Texans under the rebel General W. U. SIBLEY. This battle was fought in the open field against great odds; and the result, though a repulse, was in no sense a disaster. He was compelled to retire upon Fort Craig, where the rebel General declined to assault him. Here for some weeks General CANBY was compelled to remain, powerless for an offensive movement. Reinforced at length, he boldly took the field, and in a brief space of time drove the rebels back into Texas.

General CANBY superseded General BANKS in the command of the Department of the Gulf, and is now at the head of the operations against Mobile. This city is chiefly important from its situation at the mouth of the Alabama and Mobile rivers. Its capture will wind up the war in the Southwest. General CANDY'S combinations , are such as must inevitably bring success to the national arms. Since General CANBY has been at the head of the Gulf Department he has, in the midst of temptations that would corrupt many men, preserved his integrity intact. No officer in the army can produce a cleaner record. None is more respected and beloved by the soldiers of his command.

The photograph from which, on this page, we reproduce the portrait of General CANBY was taken by Mr. THEODORE LILIENTHAL, of New Orleans; to whom we are indebted for many similar courtesies in the past.


LIKE old Sumter, Fort Lafayette is a sea-girt fortress, standing at the en-trance of New York Harbor, and, bristling with 100-pounders, is ready, with its sister forts, HAMILTON and Richmond, on Long Island and Staten Island respectively, to dispute the passage of the Narrows. As soon as the war commenced the National Government recognized the adaptability of this fort as a military prison. It was here that the members of the Maryland Legislature were imprisoned in 1861. PIERRE SOULE, too, and a host of other notables, have been confined here ; among whom were Admiral BUCHANAN, General PAGE and his Staff (captured in Mobile Bay and at Fort Morgan), Generals PRYOR and BEAL, and Captain Thom. In room No. 2, which is the subject of our illustration on page 236, Captain BEALL, recently executed as a spy, and Captain KENNEDY, who has also lately met his end in a similar manner, were confined.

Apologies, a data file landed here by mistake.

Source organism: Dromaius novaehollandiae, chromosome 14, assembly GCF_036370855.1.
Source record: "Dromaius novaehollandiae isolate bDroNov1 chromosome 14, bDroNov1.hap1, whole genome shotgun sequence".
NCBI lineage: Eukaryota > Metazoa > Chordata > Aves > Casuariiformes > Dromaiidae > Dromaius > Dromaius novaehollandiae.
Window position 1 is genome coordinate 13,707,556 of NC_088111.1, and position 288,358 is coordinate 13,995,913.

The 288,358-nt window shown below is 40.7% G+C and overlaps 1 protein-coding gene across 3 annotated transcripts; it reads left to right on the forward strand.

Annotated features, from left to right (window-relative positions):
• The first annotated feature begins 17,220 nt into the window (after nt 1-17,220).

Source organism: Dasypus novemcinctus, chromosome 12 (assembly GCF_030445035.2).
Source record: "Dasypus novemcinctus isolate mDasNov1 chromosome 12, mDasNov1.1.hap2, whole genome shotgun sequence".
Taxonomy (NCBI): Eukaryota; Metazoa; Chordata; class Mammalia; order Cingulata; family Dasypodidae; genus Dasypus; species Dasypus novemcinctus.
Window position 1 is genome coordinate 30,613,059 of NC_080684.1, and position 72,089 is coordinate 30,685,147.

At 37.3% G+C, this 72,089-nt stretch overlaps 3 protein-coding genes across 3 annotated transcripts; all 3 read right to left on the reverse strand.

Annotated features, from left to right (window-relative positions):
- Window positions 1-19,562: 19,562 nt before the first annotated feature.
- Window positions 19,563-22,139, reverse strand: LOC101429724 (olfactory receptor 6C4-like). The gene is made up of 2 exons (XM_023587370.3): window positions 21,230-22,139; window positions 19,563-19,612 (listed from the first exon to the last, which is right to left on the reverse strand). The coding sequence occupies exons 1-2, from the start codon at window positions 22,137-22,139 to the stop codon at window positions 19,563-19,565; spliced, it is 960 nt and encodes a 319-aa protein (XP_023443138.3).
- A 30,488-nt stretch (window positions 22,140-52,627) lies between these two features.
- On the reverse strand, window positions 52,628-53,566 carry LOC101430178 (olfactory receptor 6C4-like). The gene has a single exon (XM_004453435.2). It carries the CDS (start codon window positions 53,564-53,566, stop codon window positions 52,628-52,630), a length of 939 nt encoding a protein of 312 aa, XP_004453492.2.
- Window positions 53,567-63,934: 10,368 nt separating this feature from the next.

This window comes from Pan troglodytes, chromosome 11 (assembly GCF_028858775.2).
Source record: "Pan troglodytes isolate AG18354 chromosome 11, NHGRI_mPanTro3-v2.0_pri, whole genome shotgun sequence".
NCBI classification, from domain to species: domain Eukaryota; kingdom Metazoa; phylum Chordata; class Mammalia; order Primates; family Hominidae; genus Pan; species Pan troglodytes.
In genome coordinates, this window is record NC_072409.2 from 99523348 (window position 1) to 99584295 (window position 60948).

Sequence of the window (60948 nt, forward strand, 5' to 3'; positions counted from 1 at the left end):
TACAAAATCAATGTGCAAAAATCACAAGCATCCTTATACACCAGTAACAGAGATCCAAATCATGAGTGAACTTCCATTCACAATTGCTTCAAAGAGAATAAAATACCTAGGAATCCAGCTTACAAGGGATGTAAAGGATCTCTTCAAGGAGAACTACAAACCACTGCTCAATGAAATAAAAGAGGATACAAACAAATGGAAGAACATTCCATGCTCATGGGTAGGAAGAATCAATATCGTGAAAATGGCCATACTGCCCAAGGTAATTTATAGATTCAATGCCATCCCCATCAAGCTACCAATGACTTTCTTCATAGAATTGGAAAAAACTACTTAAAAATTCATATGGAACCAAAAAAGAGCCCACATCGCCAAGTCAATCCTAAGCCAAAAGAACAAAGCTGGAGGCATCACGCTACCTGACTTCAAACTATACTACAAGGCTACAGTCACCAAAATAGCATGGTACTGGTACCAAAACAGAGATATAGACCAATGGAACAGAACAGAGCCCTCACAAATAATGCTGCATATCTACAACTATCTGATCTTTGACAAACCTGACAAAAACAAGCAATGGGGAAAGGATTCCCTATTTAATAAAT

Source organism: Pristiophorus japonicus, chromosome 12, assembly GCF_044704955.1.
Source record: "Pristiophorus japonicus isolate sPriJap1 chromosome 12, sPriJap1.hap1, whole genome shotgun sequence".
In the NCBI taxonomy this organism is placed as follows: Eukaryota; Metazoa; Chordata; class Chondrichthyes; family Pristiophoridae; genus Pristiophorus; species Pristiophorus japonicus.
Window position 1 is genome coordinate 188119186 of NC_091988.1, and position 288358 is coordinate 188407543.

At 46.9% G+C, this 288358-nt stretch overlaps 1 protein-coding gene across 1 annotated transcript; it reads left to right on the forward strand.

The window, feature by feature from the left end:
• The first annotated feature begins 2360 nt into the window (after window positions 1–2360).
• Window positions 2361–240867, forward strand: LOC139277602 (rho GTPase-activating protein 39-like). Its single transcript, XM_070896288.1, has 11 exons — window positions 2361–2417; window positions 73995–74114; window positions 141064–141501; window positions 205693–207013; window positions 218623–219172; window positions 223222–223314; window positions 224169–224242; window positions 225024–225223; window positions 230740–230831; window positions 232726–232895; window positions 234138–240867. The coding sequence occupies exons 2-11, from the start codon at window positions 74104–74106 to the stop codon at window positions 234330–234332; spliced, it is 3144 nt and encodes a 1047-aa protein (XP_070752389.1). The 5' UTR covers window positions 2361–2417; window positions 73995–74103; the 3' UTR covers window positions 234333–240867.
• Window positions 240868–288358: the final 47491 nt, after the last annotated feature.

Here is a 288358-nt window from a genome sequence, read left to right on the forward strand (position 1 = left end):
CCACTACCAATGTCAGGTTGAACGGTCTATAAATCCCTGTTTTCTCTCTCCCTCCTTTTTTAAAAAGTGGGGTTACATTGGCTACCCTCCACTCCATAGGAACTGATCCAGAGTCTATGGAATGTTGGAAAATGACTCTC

General Edward R. S. Canby
General Grant at City Point, Virginia in the Civil War

We acquired this leaf for the purpose of digitally preserving it for your research and enjoyment.  If you would like to acquire the original 140+ year old Harper's Weekly leaf we used to create this page, it is available for a price of $195.  Your purchase allows us to continue to archive more original material. For more information, contact




Site Copyright 2003-2018 Son of the South.  For Questions or comments about this collection, contact

Privacy Policy

Are you Scared and Confused? Read My Snake Story, a story of hope and encouragement, to help you face your fears.